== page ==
Thanks for a great write-up. This season’s tournaments feel like one crazy cartwheel with so many storylines, it’s hard to believe all of it happened this year – I remember thinking after the Nadal – Verdasco Madrid match that nothing would surprise me anymore – Oh ye of little faith! So thank you, tennis rollercoaster operators, for the Shanghai final and Paris, they made this Rafafan ridiculously happy – a half-fortotten emotion in 2012.

  4. Ophelia
    Ophelia December 23, 2012 at 5:45 pm |

    The Shanghai and Paris tournaments were my favorite M1000s of the year by a good distance. That said, the Paris M1000 seriously needs to be moved to a more convenient date. It’s kind of fun to have a tournament that has a reputation for producing surprise winners, but it’s not as much fun if the top seeds can’t even get any momentum/energy going and the tournament directors can’t count on a Ferrer-Janowicz combo to salvage it every time.

  5. Henk
    Henk December 23, 2012 at 6:24 pm |

    Another random thing about Cincinnati: It was there that Federer became the first person ever to win a Masters 1000 (or equivalent) tournament without dropping serve once or losing a set. File that under the category “Huh. Didn’t know that was a thing.”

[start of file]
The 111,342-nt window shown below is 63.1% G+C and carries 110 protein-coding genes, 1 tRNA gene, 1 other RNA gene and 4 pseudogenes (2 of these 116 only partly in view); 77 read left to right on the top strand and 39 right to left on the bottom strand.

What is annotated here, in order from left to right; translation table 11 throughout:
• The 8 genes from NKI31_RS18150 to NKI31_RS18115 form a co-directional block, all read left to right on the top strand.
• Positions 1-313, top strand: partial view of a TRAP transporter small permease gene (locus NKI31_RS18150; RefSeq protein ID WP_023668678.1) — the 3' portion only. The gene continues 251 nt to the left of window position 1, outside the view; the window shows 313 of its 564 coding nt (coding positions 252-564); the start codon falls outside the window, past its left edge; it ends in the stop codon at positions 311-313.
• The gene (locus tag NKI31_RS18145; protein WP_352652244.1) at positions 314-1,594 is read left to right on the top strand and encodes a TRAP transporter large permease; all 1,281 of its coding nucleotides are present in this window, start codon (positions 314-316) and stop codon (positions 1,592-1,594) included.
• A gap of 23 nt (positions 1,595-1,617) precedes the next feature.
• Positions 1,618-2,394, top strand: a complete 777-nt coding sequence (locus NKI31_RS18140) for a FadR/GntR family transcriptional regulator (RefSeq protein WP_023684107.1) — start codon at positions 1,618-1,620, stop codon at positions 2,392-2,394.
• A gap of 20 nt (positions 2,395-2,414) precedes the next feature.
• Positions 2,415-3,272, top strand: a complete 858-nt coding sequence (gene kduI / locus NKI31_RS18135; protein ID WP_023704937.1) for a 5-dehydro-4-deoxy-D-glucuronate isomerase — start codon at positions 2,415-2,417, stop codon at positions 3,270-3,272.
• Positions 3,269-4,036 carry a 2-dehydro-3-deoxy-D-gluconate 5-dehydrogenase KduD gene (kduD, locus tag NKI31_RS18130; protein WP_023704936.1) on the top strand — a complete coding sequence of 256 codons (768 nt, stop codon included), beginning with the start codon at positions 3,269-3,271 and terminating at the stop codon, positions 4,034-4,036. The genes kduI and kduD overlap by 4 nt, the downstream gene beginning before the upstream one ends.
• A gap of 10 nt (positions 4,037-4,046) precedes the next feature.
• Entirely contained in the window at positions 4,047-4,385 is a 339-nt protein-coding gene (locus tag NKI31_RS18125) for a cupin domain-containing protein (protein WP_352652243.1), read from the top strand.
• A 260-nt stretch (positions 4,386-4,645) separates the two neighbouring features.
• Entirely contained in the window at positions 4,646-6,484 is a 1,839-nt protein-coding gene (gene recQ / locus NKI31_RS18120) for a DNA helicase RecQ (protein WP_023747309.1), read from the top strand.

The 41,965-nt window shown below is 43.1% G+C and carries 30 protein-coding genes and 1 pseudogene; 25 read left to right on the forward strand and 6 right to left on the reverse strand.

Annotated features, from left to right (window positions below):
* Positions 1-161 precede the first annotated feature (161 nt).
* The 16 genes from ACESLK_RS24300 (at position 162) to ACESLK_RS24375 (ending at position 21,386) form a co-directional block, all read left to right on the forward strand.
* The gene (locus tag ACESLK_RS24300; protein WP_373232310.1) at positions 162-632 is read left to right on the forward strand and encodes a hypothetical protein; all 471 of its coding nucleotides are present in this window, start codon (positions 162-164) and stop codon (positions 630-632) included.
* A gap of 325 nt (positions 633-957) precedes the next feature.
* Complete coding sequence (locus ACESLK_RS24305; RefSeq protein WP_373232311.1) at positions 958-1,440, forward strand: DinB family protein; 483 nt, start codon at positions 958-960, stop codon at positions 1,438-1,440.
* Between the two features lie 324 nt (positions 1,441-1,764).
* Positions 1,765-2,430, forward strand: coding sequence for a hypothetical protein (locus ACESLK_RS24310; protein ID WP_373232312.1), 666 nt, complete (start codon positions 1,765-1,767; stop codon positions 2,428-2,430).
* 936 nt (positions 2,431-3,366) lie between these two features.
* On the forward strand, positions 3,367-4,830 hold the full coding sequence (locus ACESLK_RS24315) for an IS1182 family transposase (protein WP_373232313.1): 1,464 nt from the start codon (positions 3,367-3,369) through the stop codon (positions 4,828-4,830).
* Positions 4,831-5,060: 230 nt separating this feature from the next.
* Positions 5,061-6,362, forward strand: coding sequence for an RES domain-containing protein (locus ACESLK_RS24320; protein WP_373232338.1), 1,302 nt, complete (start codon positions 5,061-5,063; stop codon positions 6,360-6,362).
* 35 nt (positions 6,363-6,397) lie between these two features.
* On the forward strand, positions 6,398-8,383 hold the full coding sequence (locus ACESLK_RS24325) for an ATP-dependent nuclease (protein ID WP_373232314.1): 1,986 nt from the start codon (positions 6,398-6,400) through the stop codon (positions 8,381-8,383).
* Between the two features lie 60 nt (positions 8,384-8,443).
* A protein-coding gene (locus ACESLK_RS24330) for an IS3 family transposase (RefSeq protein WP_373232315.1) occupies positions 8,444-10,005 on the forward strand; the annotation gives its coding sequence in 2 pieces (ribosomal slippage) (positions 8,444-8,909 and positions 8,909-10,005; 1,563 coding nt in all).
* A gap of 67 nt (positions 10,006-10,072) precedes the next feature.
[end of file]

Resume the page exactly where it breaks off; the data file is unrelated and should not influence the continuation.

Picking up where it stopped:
1. roberto
      roberto December 23, 2012 at 8:45 pm |

      no, it was the 1st time that the 2 top ranked guys reached the F without dropping serve..

  6. Greekster
    Greekster December 23, 2012 at 8:35 pm |

    I like the colour blue (and yes I spell it with the letter U, I am Canadian!) and hence, I enjoyed the blue clay of Madrid. Fed/Raonic, for me, was the best match of the tourney. Couldn’t stand the whining form Novak/Rafa over the blue stuff. Taking your ball and going home, when things don’t go your way, is just childish. Yes, the surface wasn’t up to snuff as they admitted to it after the tourney had ended, but they also knew why it wasn’t which means they would have had a better blue clay surface for the following year. I am thinking Rafa would still have a problem with this since the clay would still be blue. His annoying behaviour at this tourney even led me to a poetic side of me that I never knew existed which is also why I thought this was the best M1000 of the year.

    Ahem…..Clay was once red, Clay is now blue, Rafa don’t like it, boo freaking hoo. I know, I know, genius, right?

    Agree, on the Toronto event. Just horrible weather and it being an Olympic year just killed it from a scheduling point of view.

    The other Masters events didnt wow me. In fact, overall, I would say this was a down year for the Masters series of events for me. Still hold out hope, that they will cram in a M1000 on grass though.

    Enjoy the holidays everyone and all the best in the New Year!